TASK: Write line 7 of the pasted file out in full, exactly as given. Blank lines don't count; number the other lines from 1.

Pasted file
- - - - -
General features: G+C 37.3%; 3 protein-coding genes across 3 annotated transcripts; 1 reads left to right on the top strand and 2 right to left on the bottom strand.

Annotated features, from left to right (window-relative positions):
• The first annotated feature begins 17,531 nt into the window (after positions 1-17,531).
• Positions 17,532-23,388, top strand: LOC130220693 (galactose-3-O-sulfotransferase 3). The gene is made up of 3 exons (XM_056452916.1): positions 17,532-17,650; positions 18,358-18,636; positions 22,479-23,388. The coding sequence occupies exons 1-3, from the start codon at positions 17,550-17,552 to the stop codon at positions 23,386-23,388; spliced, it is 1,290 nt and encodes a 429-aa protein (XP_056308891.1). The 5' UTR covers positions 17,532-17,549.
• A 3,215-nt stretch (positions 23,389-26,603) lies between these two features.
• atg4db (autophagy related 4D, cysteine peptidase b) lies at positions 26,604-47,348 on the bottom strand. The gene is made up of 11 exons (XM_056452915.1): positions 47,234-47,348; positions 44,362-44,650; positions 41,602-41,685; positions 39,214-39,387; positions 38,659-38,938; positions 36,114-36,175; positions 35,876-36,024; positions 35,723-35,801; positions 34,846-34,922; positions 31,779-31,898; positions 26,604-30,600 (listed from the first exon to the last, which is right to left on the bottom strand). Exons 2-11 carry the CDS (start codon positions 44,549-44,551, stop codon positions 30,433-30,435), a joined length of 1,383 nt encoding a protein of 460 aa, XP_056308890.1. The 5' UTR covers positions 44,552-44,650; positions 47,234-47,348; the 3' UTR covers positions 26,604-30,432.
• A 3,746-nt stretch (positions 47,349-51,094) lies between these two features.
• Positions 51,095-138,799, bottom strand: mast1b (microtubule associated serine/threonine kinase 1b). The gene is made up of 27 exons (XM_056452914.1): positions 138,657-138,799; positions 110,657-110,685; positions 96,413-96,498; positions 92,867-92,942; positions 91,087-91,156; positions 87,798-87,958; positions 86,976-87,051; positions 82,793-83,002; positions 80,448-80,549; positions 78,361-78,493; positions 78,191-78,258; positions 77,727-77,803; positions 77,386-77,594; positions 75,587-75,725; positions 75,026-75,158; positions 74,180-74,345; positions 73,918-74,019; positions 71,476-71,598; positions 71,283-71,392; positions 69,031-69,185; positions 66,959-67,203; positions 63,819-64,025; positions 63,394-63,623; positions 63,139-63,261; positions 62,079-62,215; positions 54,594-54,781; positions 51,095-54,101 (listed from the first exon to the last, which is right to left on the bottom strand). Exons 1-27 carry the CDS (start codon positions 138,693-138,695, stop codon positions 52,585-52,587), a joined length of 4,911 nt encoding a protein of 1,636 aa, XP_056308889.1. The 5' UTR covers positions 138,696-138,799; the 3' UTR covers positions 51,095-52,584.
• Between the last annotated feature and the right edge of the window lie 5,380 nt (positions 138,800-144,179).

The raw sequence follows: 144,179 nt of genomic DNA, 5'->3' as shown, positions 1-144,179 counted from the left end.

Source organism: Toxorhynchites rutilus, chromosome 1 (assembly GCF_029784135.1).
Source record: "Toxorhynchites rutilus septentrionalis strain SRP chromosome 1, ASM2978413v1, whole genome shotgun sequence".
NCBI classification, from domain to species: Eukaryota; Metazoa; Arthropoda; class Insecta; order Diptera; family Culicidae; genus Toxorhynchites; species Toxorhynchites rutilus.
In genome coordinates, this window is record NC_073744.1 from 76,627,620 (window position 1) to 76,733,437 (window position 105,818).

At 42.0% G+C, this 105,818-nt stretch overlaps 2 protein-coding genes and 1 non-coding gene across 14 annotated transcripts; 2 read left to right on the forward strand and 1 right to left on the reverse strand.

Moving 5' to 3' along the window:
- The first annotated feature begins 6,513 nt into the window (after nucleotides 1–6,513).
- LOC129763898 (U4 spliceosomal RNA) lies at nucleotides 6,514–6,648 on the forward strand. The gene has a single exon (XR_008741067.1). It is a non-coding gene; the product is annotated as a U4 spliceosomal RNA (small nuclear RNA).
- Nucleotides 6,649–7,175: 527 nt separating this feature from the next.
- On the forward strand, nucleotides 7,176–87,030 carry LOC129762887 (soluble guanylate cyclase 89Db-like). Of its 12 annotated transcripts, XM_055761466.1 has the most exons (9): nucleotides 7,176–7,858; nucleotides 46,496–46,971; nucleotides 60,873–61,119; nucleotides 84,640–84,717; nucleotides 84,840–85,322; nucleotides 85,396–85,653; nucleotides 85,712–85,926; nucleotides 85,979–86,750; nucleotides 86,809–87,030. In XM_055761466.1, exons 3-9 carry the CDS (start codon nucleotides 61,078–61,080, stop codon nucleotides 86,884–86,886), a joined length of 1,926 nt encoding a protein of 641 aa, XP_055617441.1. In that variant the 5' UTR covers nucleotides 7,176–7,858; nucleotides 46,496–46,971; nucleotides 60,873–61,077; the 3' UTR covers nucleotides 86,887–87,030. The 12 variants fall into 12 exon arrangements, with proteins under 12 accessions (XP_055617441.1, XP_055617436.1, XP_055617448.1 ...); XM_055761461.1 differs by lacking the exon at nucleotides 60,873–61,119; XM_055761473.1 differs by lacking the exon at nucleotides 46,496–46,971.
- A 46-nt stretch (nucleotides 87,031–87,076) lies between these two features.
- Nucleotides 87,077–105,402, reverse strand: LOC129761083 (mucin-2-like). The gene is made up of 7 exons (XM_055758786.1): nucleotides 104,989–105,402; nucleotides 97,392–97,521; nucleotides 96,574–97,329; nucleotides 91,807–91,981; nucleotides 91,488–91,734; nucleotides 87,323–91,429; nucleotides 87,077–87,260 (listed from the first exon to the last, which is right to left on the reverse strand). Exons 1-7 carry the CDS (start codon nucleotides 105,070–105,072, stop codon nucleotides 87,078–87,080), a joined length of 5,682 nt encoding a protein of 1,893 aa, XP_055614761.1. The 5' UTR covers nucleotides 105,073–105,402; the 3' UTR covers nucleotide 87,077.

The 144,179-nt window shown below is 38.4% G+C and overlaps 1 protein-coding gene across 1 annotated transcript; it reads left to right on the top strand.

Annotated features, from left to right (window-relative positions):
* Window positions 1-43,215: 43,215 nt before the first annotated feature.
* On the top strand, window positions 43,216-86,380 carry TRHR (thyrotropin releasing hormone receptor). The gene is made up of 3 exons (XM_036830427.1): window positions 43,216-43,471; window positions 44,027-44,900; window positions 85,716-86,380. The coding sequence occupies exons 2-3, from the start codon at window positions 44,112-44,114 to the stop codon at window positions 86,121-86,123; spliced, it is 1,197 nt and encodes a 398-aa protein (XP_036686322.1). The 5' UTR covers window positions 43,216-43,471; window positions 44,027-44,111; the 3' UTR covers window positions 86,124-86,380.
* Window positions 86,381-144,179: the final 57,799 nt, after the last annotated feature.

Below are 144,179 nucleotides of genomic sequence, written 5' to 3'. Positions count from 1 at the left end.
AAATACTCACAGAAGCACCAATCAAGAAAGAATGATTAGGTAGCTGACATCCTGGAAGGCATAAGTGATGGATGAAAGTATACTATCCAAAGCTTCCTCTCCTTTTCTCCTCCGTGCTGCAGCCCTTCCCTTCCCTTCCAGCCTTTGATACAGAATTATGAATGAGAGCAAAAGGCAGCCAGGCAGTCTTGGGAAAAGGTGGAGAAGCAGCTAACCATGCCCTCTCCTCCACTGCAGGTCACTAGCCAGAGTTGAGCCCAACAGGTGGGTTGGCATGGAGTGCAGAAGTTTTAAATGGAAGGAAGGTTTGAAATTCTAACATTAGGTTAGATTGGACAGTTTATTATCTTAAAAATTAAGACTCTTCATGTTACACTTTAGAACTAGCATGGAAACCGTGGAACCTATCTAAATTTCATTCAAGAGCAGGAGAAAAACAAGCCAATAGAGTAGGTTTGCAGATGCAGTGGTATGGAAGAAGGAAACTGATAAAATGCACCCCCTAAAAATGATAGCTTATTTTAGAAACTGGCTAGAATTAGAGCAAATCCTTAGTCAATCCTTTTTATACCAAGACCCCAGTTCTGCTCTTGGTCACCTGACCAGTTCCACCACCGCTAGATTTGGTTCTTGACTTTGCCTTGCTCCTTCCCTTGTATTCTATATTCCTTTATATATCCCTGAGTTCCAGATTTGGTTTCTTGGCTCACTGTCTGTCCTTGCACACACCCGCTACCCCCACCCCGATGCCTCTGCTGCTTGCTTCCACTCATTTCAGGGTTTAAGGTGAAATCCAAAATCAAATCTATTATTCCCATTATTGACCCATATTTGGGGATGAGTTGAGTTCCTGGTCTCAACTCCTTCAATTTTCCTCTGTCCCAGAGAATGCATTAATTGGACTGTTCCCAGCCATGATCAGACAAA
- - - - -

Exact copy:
• A 3,746-nt stretch (positions 47,349-51,094) lies between these two features.